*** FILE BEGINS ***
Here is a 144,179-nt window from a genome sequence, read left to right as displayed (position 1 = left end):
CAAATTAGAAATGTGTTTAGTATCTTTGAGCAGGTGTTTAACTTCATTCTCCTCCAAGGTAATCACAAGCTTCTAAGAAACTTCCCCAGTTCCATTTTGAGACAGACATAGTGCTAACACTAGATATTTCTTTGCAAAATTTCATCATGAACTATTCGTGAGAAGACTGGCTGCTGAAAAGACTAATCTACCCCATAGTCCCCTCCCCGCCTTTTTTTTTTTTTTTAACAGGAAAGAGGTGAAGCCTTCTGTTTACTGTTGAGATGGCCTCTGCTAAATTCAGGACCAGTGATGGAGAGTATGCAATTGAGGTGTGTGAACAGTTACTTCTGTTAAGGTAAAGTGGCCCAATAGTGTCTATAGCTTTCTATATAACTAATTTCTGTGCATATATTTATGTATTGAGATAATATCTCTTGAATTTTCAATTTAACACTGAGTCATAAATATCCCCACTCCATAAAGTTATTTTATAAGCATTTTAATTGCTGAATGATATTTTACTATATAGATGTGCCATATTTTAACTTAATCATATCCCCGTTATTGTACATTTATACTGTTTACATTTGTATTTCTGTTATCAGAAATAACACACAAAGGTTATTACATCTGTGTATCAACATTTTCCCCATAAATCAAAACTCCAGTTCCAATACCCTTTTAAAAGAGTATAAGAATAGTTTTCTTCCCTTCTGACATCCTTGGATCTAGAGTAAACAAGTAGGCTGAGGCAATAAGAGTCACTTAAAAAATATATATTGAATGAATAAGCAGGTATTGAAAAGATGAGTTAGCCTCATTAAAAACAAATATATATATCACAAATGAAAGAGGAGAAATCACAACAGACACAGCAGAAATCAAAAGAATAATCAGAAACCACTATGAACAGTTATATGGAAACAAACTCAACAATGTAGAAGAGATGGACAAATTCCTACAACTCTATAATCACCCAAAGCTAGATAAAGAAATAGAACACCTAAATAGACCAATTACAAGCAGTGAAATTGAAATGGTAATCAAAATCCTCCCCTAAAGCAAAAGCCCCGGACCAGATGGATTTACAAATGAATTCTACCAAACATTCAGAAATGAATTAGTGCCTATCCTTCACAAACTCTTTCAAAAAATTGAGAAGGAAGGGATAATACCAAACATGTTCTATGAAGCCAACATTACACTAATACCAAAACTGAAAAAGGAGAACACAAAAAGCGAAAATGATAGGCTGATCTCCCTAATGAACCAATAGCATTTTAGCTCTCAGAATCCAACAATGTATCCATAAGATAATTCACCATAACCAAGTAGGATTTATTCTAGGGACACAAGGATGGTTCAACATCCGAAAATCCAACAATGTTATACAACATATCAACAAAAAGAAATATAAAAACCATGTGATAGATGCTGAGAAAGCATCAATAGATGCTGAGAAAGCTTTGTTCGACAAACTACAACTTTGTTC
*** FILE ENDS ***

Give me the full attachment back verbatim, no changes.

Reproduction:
Here is a 144,179-nt window from a genome sequence, read left to right as displayed (position 1 = left end):
CAAATTAGAAATGTGTTTAGTATCTTTGAGCAGGTGTTTAACTTCATTCTCCTCCAAGGTAATCACAAGCTTCTAAGAAACTTCCCCAGTTCCATTTTGAGACAGACATAGTGCTAACACTAGATATTTCTTTGCAAAATTTCATCATGAACTATTCGTGAGAAGACTGGCTGCTGAAAAGACTAATCTACCCCATAGTCCCCTCCCCGCCTTTTTTTTTTTTTTTAACAGGAAAGAGGTGAAGCCTTCTGTTTACTGTTGAGATGGCCTCTGCTAAATTCAGGACCAGTGATGGAGAGTATGCAATTGAGGTGTGTGAACAGTTACTTCTGTTAAGGTAAAGTGGCCCAATAGTGTCTATAGCTTTCTATATAACTAATTTCTGTGCATATATTTATGTATTGAGATAATATCTCTTGAATTTTCAATTTAACACTGAGTCATAAATATCCCCACTCCATAAAGTTATTTTATAAGCATTTTAATTGCTGAATGATATTTTACTATATAGATGTGCCATATTTTAACTTAATCATATCCCCGTTATTGTACATTTATACTGTTTACATTTGTATTTCTGTTATCAGAAATAACACACAAAGGTTATTACATCTGTGTATCAACATTTTCCCCATAAATCAAAACTCCAGTTCCAATACCCTTTTAAAAGAGTATAAGAATAGTTTTCTTCCCTTCTGACATCCTTGGATCTAGAGTAAACAAGTAGGCTGAGGCAATAAGAGTCACTTAAAAAATATATATTGAATGAATAAGCAGGTATTGAAAAGATGAGTTAGCCTCATTAAAAACAAATATATATATCACAAATGAAAGAGGAGAAATCACAACAGACACAGCAGAAATCAAAAGAATAATCAGAAACCACTATGAACAGTTATATGGAAACAAACTCAACAATGTAGAAGAGATGGACAAATTCCTACAACTCTATAATCACCCAAAGCTAGATAAAGAAATAGAACACCTAAATAGACCAATTACAAGCAGTGAAATTGAAATGGTAATCAAAATCCTCCCCTAAAGCAAAAGCCCCGGACCAGATGGATTTACAAATGAATTCTACCAAACATTCAGAAATGAATTAGTGCCTATCCTTCACAAACTCTTTCAAAAAATTGAGAAGGAAGGGATAATACCAAACATGTTCTATGAAGCCAACATTACACTAATACCAAAACTGAAAAAGGAGAACACAAAAAGCGAAAATGATAGGCTGATCTCCCTAATGAACCAATAGCATTTTAGCTCTCAGAATCCAACAATGTATCCATAAGATAATTCACCATAACCAAGTAGGATTTATTCTAGGGACACAAGGATGGTTCAACATCCGAAAATCCAACAATGTTATACAACATATCAACAAAAAGAAATATAAAAACCATGTGATAGATGCTGAGAAAGCATCAATAGATGCTGAGAAAGCTTTGTTCGACAAACTACAACTTTGTTC